There are several scenarios in which this digital biometric identification database can fail, be modified, be stolen, be leaked, be misused or be manipulated by State or non-State interests to the detriment of citizens and their rights. I discuss how the centralized and digital nature of this database as well as its use of biometric markers of identity which by their very nature are not accessible to or verifiable by ordinary individuals, creates many such scenarios where citizens can lose control over their identity and their very person-hood and be left with no recourse in extremely harmful situations. The greatest threat posed by the Aadhaar system is that citizens will lose control over their identity, they will be unable to establish their identity under certain circumstances, and they will also be exposed to an exponentially higher risk of identity theft.

The digital Aadhaar biometric identification system it is argued not only violates the right to privacy, but it creates significant risks that threaten the very right to identity and person-hood of Indian citizens and thus the right to citizenship itself. The Aadhaar system fundamentally alters the social contract underlying the Constitution of India by enabling a potentially malevolent State to deny the very identity of “inconvenient” citizens. A cost-benefit analysis of the Aadhaar system, even accepting its stated advantages, cannot justify such immense risks to citizens.

This post was originally published here by Seema Sapra.


While people question govts in a democracy, in India the govt questions anyone questioning unaccountable govt actions. And supporters think that while India was a democracy under UPA, under Modi it has become some kind of Hindu Empire and questioning the king means "off with their heads" sort of thing. For some reason, Ritesh Dwivedy confused private individuals, not elected to public positions nor employed by public funds, as those accountable to him for their personal views and actions. And then sulked and asked again when no one thought him important enough to consider seriously. Entertaining as it is, he clearly seems to be disoriented as to who his rights as a citizen entitle him to answers from, so trying to help him find his way in the muddle this alleged democracy is becoming.

Clarifying some problems he appears to be facing. All quotes from one or the other article linked above unless explicitly mentioned.

Aadhaar is a unique indigenous innovation that empowers every Indian by providing them with a secure and verifiable identity.

This statement is completely unsubstantiated and likely at the root of all the confusion. He has been informed a lot of glorious things about Aadhaar. They are not necessarily true. Verification is an important skill in today's times when the government routinely lies to people in order to get them to believe, like Ritesh Dwivedy, whatever they wish people to believe.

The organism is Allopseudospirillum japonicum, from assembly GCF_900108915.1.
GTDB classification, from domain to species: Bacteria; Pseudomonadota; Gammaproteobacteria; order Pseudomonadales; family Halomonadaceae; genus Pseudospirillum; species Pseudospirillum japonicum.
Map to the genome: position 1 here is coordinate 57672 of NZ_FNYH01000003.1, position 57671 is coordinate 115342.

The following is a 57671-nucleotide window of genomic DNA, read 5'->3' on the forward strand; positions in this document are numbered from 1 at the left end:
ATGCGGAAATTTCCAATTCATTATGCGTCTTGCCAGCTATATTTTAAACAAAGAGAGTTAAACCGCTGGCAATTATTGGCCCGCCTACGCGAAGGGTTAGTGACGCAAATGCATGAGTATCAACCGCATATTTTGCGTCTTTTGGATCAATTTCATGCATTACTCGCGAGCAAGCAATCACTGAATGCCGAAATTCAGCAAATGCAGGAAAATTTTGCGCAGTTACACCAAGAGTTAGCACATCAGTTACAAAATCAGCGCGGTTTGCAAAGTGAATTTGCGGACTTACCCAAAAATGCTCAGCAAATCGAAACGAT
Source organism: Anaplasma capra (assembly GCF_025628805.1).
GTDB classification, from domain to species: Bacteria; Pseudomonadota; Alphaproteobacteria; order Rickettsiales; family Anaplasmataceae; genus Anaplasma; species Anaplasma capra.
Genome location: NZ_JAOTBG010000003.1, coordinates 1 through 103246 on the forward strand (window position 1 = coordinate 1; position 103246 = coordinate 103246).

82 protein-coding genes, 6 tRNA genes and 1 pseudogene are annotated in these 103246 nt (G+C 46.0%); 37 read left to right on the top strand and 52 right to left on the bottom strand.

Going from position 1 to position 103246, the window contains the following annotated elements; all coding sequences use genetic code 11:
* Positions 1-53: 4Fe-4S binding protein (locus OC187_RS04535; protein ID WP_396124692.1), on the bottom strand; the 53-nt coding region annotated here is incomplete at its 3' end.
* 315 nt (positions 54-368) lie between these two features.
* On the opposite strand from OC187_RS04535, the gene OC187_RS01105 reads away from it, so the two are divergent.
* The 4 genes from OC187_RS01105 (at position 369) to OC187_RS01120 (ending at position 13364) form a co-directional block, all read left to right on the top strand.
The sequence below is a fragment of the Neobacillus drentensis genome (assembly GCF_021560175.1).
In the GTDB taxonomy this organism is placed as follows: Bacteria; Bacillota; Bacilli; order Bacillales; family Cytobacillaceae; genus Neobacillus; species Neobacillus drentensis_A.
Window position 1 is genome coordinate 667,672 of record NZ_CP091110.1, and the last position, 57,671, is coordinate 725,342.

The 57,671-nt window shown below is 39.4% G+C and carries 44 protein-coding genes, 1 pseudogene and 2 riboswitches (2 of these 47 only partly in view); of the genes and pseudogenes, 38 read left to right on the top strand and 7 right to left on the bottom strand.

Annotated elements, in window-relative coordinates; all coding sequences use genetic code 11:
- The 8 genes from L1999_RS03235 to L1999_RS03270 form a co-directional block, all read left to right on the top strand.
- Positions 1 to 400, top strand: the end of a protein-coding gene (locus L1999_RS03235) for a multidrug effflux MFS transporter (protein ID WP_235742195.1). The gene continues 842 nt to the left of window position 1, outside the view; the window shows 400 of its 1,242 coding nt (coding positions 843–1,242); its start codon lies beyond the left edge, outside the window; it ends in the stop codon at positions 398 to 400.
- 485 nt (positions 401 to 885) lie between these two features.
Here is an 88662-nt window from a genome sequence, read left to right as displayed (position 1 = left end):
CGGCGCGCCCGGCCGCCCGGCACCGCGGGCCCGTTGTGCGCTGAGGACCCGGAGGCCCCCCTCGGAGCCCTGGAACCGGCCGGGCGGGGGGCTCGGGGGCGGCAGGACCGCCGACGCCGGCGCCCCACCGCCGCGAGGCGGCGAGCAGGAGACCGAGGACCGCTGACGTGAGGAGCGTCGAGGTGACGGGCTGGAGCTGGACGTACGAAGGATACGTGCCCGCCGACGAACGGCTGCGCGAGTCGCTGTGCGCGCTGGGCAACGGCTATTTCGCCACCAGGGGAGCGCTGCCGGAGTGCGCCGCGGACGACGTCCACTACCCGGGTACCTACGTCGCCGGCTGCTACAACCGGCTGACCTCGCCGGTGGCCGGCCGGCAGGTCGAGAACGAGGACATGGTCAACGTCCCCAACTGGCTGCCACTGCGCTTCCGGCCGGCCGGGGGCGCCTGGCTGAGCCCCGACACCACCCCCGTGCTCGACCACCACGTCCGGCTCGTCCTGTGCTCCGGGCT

Aadhaar is going to be the backbone of India becoming a developed country, and is receiving global acclaim from entities like Bill Gates, The Economist, the World Bank, Raoul Pal, and others.

These guys? Why wouldn't foreign power cartels appreciate the tool that hands them power over India on a platter? Big data is big power and leaky big data is big control without accountability for opportunists. Who needs terrorists when you have hackers and crucial data of the entire country is in a form the government has little ability to secure? Is this government supposed to serve their interests or those of citizens? Of course the other two pillars of this servitude by this government are demonetisation and promotion of cashless transactions in a country they forgot to get fully on the internet first. That is how dumb this government is. If such a database were empowerment, why is it being forced on third world countries?

One whiff of WannaCry and RBI has all ATMs shut down. On the other hand, it is the country with all these people praising us (without US doing it themselves) created the ransomware originally. To get a better perspective, they have actually done an attack on a nuclear facility in Iran with Stuxnet. Our idea of security is "don't enter random numbers for Aadhaar or we will consider it hacking" - a freaking bank did a replay attack on the Aadhaar database while "testing" their setup and neither are replay attacks prevented after that, nor the known "violators" refused access to Aadhaar - we are fucking out of our league on competence. It is like praising a 5 year old for writing all his secrets in his "private" diary in its hiding place behind the park bench. Except the 5 year old is writing down the security codes for getting into their home. Oh wait Indian homes don't have security alarms and such. Oops sorry.

Think of it like this. If Aadhaar is this easy to misuse, it will be misused and it is being misused and so far people have just got away with it while those who exposed flaws got arrested.